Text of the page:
Do you miss Killing Eve already? Do you enjoy female characters with questionable morals and secretive pasts? If you don’t mind the subtitles, there’s a Nordic show called Stella Blómkvist that might just quench your thirst for sexually fluid women who find time to flirt in even the grimmest of situations.
Based on the books by an anonymous author (rumored to be a former Icelandic government employee) who goes by the pseudonym Stella Blómkvist, the series follows Stella (Heida Reed), a defense attorney whose seemingly simple cases tend to always take a turn for the worse.
Following a tip from yet another anonymous source, a murder case that should be as clear-cut as they come turns out to be a lot more complicated than Stella would like, as it traps her in a web of crooked government officials and a political conspiracy that continually unfolds at every turn.
Like Killing Eve‘s Villanelle, Stella is an imperfect character. She likes to drink, prefers easy money, and has few qualms about exposing the dirty secrets of the morally inept politicians she comes across. She has a dark past she won’t speak of and is armed with a reluctant, computer-savvy sidekick, and a sharp wit. Stella is also as sexually open a character as one could hope for.
While the primary storyline is interesting enough, it is the protagonist’s relationship with Dagbjört (played by Sara Dögg Ásgeirsdóttir) that truly steals the show — come for the plot, stay for the unresolved sexual tension. Their connection first begins with a tip from Dagbjört regarding certain government officials she works with and their connection to the murder of a young woman. From their very first meeting, it’s clear there’s an attraction there. Stella is flirtatious, and Dagbjört, though married, is definitely receptive.
The slow-burning tension between the two women simmers under the complex puzzle of interconnected crimes that are all too relevant in today’s political climate, and eventually bubbles to the surface in a steamy scene that takes place in a public bathroom during an impromptu meeting regarding their shared interests in the case at hand.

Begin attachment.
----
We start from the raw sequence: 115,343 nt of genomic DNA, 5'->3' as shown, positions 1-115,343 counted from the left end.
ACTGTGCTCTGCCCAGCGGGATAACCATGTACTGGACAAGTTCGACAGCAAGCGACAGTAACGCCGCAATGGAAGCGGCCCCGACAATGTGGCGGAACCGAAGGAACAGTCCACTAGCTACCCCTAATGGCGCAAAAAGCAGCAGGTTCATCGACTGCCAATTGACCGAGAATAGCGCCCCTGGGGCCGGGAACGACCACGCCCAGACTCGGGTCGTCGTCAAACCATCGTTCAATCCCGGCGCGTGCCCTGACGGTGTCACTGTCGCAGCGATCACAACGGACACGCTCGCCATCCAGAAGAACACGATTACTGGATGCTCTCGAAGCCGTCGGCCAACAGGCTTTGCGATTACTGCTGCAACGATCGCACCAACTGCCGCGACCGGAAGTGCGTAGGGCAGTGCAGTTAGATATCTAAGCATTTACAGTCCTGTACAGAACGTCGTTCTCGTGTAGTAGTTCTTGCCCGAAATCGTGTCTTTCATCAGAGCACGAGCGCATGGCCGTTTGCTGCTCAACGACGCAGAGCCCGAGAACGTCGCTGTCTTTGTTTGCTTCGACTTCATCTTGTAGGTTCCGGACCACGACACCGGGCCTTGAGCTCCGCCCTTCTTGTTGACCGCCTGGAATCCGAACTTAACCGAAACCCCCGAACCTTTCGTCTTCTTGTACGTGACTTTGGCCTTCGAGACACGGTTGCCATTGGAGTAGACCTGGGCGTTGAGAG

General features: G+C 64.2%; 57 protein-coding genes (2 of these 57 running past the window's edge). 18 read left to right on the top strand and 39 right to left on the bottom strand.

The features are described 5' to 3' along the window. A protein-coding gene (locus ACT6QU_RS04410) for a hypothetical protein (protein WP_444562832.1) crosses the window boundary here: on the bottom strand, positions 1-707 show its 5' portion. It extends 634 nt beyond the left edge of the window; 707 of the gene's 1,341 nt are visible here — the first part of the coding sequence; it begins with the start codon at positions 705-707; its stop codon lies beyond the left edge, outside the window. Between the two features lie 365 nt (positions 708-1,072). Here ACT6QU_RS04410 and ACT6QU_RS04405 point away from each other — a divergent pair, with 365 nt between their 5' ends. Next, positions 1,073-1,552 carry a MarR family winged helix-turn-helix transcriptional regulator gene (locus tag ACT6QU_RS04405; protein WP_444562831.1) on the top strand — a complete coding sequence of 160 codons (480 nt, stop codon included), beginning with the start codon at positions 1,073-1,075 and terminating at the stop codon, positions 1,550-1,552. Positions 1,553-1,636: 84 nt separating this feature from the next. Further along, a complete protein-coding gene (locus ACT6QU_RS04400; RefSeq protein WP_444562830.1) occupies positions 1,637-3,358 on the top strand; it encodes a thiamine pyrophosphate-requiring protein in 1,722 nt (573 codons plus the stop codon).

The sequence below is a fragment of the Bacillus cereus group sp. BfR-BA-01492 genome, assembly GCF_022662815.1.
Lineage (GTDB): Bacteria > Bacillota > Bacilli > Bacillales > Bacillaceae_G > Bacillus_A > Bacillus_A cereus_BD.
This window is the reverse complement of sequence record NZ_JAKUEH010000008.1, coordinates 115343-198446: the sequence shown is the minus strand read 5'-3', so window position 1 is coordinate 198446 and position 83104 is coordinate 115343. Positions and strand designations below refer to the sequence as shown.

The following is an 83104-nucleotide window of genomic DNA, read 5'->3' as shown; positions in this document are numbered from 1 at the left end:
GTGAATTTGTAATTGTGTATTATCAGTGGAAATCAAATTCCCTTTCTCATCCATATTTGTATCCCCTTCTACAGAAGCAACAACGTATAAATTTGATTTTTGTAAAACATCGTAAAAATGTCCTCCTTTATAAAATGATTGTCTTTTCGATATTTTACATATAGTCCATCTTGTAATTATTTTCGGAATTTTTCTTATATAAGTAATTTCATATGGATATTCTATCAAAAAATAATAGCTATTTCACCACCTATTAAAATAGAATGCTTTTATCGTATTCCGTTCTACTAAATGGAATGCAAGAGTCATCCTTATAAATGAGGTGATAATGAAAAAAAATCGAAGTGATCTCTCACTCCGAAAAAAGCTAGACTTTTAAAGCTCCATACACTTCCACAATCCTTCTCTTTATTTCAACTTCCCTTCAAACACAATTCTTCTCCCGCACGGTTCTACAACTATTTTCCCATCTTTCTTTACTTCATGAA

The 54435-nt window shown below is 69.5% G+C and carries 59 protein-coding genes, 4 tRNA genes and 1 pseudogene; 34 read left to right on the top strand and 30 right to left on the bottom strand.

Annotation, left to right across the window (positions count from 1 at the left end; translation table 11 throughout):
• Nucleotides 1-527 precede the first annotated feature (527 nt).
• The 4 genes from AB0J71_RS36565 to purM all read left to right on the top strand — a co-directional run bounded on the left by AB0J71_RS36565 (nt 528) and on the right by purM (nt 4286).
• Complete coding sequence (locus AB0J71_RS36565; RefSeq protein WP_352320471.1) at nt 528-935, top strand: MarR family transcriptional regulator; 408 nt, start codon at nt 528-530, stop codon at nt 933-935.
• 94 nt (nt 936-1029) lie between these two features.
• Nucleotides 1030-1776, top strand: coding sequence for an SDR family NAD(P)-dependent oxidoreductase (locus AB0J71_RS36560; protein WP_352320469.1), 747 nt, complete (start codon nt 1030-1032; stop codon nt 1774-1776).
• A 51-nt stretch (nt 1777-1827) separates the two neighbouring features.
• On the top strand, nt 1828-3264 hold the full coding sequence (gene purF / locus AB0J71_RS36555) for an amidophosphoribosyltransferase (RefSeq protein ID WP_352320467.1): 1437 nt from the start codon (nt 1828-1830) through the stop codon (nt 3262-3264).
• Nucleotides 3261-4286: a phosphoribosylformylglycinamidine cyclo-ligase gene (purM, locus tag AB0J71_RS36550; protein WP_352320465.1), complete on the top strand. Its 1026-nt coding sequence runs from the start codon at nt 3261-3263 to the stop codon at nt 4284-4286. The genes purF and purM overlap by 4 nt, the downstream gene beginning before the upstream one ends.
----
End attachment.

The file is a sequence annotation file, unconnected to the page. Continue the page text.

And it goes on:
Stella’s sexuality is never addressed directly, which is a delight. To not have sit through an explanation as to why a woman who is married to a man would find herself attracted to another woman, or why a girl whose introductory scene is that of her in a sexual act with a man spends the remainder of the series lusting after an attractive older woman is such a relief. Sometimes hot people are just attracted to other hot people, and that’s explanation enough.
According to Heida Reed, her interpretation of Stella’s identity is not one that categorizes the character under a specific orientation.
“I didn’t want to put a label on her,” she says. “Mostly, she is governed by her impulses; if she wants something she takes it without thinking about the consequences.”
There is no news on a second season renewal as of yet, but the six-part series is off to a great start in its native Iceland. Since its release in late 2017 and its ViaPlay streaming premiere in June, the show is clearly in high demand. According to C21Media, it’s surpassed popular shows like The Handmaid’s Tale in views: “54 percent of all Icelandic households that have the Síminn Premium network (which is in roughly a third of homes) watched the first episode over its premiere weekend.”
While the first season of Stella Blómkvist provides closure to its primary storyline, the final episode does leave our leading lady and her love interest as potential adversaries, which would make for a juicy plot if the show were to continue.
Cross your fingers and light a candle to your favorite gay icon for a Season 2.